Financial Analysis



Category 2: Efficiency Ratios
If you are running an efficient business you have to be continually concerned with making sure that you are using the best of your assets.

You can determine this by calculating some efficiency ratios to show if there is any room for improvement in your business operation.

The ratios affected here are:

  1. Stock turnover ratio.
  2. Accounts receivable turnover ratio.
  3. Fixed asset turnover.
  4. Total asset turnover.


1. Stock Turnover Ratio:
This ratio shows how well you are managing your stock. It is important to manage it well because the number of times your stock can be turned in a given operating cycle will contribute to your profit. The greater your turnover – the greater the profit. How efficiently you manage your stock could have a significant impact on your cash flow and ultimately on the profitability of your business.

The stock turnover ratio is calculated as follows:

                Stock turnover ratio = net sales over average stock at cost


2. Accounts Receivable Turnover Ratio:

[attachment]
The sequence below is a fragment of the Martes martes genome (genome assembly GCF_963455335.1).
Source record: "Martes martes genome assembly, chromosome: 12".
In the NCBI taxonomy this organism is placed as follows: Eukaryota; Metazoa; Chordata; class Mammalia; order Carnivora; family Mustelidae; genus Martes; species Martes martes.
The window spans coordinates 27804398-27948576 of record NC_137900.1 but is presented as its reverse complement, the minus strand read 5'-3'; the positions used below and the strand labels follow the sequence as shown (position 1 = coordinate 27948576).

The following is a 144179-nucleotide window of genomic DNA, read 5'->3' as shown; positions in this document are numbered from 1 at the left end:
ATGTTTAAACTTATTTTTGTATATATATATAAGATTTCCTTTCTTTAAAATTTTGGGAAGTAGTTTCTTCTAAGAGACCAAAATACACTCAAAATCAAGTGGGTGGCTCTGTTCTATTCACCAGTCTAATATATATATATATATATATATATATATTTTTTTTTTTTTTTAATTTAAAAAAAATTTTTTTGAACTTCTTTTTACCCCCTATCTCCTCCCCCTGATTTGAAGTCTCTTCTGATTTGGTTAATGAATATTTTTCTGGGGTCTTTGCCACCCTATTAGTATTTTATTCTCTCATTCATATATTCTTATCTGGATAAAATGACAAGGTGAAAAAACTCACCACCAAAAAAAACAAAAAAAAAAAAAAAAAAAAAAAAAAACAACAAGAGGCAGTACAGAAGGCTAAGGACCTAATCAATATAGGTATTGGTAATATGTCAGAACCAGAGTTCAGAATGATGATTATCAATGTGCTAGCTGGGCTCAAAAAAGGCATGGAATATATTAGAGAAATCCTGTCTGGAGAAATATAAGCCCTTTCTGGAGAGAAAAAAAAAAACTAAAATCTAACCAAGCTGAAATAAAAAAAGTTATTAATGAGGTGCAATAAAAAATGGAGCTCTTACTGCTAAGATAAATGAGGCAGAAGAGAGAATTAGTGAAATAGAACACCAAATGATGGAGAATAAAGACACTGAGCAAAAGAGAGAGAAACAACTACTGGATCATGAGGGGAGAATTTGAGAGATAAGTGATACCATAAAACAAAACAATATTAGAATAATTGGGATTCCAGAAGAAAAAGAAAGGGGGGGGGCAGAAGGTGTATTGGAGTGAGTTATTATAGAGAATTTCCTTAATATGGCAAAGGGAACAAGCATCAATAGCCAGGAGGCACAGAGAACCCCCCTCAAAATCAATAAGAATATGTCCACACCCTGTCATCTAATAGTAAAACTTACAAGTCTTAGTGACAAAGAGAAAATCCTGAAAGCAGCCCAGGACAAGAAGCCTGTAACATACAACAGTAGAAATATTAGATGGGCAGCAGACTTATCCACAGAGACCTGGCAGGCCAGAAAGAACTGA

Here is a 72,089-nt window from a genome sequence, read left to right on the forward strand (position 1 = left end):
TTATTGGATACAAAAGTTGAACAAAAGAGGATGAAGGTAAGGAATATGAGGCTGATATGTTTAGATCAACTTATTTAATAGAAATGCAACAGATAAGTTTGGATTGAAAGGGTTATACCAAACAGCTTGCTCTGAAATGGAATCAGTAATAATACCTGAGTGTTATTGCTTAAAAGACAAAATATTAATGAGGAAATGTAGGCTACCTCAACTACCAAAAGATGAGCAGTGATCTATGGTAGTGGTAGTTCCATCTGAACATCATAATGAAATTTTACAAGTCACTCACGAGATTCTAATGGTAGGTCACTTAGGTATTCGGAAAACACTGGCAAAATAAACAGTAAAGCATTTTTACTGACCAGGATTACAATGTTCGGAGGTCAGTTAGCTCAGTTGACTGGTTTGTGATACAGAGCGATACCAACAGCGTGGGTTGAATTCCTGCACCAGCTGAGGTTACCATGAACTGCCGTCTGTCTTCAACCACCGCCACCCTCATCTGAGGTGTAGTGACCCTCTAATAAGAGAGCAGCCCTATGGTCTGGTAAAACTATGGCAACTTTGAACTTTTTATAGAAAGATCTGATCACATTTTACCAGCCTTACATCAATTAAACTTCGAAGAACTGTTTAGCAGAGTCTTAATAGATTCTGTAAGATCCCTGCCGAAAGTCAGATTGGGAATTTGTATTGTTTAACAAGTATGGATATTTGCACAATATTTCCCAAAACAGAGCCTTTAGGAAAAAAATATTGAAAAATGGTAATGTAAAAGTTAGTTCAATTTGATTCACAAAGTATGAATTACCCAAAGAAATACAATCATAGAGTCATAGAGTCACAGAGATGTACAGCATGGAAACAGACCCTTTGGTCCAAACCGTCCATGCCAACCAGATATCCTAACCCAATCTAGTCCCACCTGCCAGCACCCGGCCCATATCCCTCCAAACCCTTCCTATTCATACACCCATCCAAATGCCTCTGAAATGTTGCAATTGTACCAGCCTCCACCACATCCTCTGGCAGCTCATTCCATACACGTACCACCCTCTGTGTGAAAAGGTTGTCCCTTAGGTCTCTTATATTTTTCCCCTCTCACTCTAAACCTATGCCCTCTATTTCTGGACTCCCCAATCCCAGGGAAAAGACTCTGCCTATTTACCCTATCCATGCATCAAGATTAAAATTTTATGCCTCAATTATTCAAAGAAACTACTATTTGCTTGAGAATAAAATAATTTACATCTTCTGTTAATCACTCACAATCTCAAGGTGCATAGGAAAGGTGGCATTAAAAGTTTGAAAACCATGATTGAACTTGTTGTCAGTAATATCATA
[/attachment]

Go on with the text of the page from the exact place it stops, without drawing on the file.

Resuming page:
Accounts receivable are sales for which you have not yet received payment. If you extend credit to your customers, the receipt of money from those customers is likely to be the single most important cash source for your business.

The accounts receivable turnover ratio shows how well your collections are being conducted. A bad turnover ratio will show it is taking longer and longer for you to collect money owing from customers. In this case you may have to rethink your whole collection policy. The slow receipt of money from customers will severely affect your business when liquidity is affected.


3. Fixed Asset Turnover:

Fixed asset turnover is the ratio of your sales to the value of your fixed assets. Your sales figure is the figure showing in your income statement and your fixed assets is the figure showing in your balance sheet.

The ratio will show how well your business is using its fixed assets to generate sales. In general, the higher the ratio the better because a high ratio shows your business has less money tied up in fixed assets for every dollar of sales generated. If your ratio is declining this could indicate that you have over-invested in your fixed assets such as plant and equipment etc.


4. Total Asset Turnover:
This is the ratio of total sales to total assets. Total sales are the figures showing in your income statement and the total assets are the figures showing in your balance sheet. This ratio will show how well you are using all your business assets rather than just fixed assets or stock to generate sales revenue. A high turnover ratio means you are obtaining a higher return on your assets, which can point to a low profit margin.